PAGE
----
A water reed roof has the eaves dressed into position with the use of a leggett and not cut with a knife as with Long straw and combed wheat reed. The roof is often capped with sedge that is rare in wheat thatch. Sedge when new is a mid-light brown whereas a new straw ridge is yellow; but once weathered it is difficult to distinguish between the two. Many roofs, thatched in water reed, are known to have lasted at least 70 years.
Rethatching in water reed necessitates the removal of all existing thatch back to the roof timbers. Where it is necessary to add new rafters these can usually be fixed at the side or above the old.
Reed Length (a description)
Short reed should be between 3 ft (914 mm) and 4 ft (1220 mm).
Medium reed should be between 4 ft (1220 mm) and 5 ft 6inches (1676 mm).
Long reed should be above 5 ft 6" (1.7 m) with the majority of the reed around 6 ft. (1.8 m). Any reeds above 6 ft 6" (2 m) should be notified to the thatcher.
Reed Shape (the common terms)
Tapered Reed: There are degrees of taper and it is useful to discover this as:
- Where too much taper exists this can contribute to slippage on some roofs and designs of roofs.
- Where the pitch of the roof is slack and it is important to avoid "layback" of the reed and/or over-tightening of the reed.
Straight Reed: (meaning cylindrical ) reed with little taper is often sought for large expanses of unbroken roof areas. It is more desirable when associated with good length i.e., medium or long. It is also liked for slacker pitches.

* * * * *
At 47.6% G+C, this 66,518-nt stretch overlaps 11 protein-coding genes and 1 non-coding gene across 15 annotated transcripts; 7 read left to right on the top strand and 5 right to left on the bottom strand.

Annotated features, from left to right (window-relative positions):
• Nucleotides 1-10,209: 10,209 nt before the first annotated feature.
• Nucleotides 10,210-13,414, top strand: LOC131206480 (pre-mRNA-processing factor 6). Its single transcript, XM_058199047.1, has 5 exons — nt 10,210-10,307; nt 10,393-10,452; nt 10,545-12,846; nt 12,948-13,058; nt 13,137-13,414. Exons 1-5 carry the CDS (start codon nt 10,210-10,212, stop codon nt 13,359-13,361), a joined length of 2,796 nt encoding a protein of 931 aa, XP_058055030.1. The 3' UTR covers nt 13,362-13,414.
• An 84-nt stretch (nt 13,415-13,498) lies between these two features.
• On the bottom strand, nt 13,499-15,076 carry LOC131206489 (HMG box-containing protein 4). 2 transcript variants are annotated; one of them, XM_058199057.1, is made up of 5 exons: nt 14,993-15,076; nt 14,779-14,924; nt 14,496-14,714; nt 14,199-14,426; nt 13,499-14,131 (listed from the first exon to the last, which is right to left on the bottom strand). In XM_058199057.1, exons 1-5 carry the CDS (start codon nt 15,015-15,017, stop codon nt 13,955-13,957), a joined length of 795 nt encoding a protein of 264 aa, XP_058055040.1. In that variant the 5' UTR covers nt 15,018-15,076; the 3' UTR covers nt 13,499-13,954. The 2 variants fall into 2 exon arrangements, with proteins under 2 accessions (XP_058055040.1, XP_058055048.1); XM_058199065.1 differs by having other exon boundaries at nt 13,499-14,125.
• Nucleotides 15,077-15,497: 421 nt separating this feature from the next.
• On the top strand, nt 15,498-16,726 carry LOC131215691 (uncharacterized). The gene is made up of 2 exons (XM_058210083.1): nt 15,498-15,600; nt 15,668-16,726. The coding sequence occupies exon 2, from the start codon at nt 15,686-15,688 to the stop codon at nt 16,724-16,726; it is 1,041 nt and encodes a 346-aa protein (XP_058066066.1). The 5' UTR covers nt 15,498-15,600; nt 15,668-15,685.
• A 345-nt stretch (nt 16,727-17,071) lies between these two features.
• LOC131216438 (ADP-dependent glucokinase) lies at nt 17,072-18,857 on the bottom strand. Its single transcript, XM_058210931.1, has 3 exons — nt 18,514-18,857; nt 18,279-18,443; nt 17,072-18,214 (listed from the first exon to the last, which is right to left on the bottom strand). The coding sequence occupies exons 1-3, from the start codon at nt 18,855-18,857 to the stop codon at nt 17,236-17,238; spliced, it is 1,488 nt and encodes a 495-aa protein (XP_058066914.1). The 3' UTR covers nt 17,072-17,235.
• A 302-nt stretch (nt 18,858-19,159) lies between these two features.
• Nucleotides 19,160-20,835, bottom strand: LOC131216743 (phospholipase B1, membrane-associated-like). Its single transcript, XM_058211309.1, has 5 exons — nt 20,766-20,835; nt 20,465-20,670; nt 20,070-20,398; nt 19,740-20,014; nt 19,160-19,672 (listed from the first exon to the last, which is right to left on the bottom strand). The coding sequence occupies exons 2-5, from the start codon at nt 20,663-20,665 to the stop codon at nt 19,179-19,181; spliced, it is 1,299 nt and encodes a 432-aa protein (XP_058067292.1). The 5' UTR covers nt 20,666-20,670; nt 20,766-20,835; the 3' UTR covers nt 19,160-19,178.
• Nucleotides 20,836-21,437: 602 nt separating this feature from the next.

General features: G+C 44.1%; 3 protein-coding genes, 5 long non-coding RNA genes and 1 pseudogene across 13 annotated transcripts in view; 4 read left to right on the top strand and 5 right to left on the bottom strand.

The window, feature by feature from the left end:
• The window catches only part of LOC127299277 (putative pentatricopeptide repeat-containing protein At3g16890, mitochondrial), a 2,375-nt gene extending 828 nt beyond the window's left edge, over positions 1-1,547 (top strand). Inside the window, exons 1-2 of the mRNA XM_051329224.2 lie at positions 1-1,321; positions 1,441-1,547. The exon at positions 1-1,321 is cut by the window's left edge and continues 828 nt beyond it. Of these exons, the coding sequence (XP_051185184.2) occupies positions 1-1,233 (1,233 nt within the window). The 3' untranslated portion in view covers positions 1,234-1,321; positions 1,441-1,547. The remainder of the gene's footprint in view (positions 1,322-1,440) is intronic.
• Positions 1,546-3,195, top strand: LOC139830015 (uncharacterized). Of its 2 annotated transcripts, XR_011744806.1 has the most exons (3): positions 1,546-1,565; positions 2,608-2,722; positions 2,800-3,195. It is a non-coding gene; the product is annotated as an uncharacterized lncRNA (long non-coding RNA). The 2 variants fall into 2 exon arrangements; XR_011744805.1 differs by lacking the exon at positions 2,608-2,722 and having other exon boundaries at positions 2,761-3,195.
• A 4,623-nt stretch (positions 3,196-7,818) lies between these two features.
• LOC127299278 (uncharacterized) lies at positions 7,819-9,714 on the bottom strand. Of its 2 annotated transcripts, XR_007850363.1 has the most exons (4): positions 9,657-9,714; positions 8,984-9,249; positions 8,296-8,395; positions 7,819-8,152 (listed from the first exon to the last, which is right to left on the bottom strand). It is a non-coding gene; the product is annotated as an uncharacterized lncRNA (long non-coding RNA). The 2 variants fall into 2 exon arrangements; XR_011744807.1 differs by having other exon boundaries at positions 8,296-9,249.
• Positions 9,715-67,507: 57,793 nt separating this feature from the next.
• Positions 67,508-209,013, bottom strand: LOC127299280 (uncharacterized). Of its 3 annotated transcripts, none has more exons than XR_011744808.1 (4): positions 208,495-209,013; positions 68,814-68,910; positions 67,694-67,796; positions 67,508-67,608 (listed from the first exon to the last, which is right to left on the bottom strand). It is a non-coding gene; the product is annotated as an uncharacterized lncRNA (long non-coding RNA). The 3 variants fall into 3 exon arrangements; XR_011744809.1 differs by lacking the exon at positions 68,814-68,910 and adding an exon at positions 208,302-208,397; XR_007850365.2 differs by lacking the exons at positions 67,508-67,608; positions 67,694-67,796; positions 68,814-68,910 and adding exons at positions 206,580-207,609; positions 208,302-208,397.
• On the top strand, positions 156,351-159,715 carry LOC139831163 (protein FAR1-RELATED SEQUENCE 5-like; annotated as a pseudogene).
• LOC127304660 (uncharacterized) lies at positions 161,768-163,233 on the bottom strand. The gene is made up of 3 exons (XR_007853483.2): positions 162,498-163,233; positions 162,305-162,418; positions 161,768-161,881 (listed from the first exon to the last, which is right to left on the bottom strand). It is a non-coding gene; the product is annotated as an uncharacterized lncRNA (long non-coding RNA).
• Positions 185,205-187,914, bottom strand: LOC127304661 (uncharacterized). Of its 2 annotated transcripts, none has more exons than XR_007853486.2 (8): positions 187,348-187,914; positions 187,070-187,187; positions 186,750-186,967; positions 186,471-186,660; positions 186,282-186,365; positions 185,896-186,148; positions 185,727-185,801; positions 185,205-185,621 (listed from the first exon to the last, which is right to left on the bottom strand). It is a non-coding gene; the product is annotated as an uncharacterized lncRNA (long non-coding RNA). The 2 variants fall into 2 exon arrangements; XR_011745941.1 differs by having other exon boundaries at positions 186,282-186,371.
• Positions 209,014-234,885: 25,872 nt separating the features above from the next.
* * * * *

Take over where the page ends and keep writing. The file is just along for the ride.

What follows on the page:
Big Topped Reed: is often required for valleys and roofs in difficult drying conditions. It is most sought after when long and coarse - which are the associated qualities for helping difficult roof performance. This reed is often confused with bent topped reed which may or may not be "big topped " Some thatchers are quite happy to take bent topped reed as long as they are made aware of the other accompanying qualities. Slightly open reeds are preferred by many in difficult drying conditions, where the openness improves air circulation.
Twisted and Dog-Legged Reed: has very few favoured applications and is mostly not wanted.
Sometimes specific butt types are required. The butts are described in terms of:
Reed Stem Diameter : This is important for achieving a good finish or when a coarse reed is required for durability purposes.
Reeds of a diameter of 1/4" (6 mm) and over are regarded as coarse.
Reeds of a diameter of 3/16" (4.8 mm) are considered as medium.
Reeds of around 1/8" (3.2)mm) are considered fine.
Any reeds in excess of 3/8" (9.5) in diameter should be notified to the thatcher
Reed strength is a major factor in thatched roof performance. This should not be confused with hardness when the reed may also be brittle. The reed should have a fibrous quality and should not break easily.
Reeds come in a variety of shades. It is not known whether colour, has on its own, an affect on performance. However reeds should have a good bright clean appearance. Good reed often has a glazed appearance at the butt. Dark dull reed is often brittle, (this should not be confused with reed with mud covered butts). Very pale reed is sometimes lightweight, this should be checked when it occurs, as it may be attributed with weak stems.
Note: A reed bunch is made up of hundreds of reed stems, all will vary greatly and show differing degrees of the qualities previously listed. Reeds can only be considered as a bunch by taking an average of the reed stem condition throughout the bunch.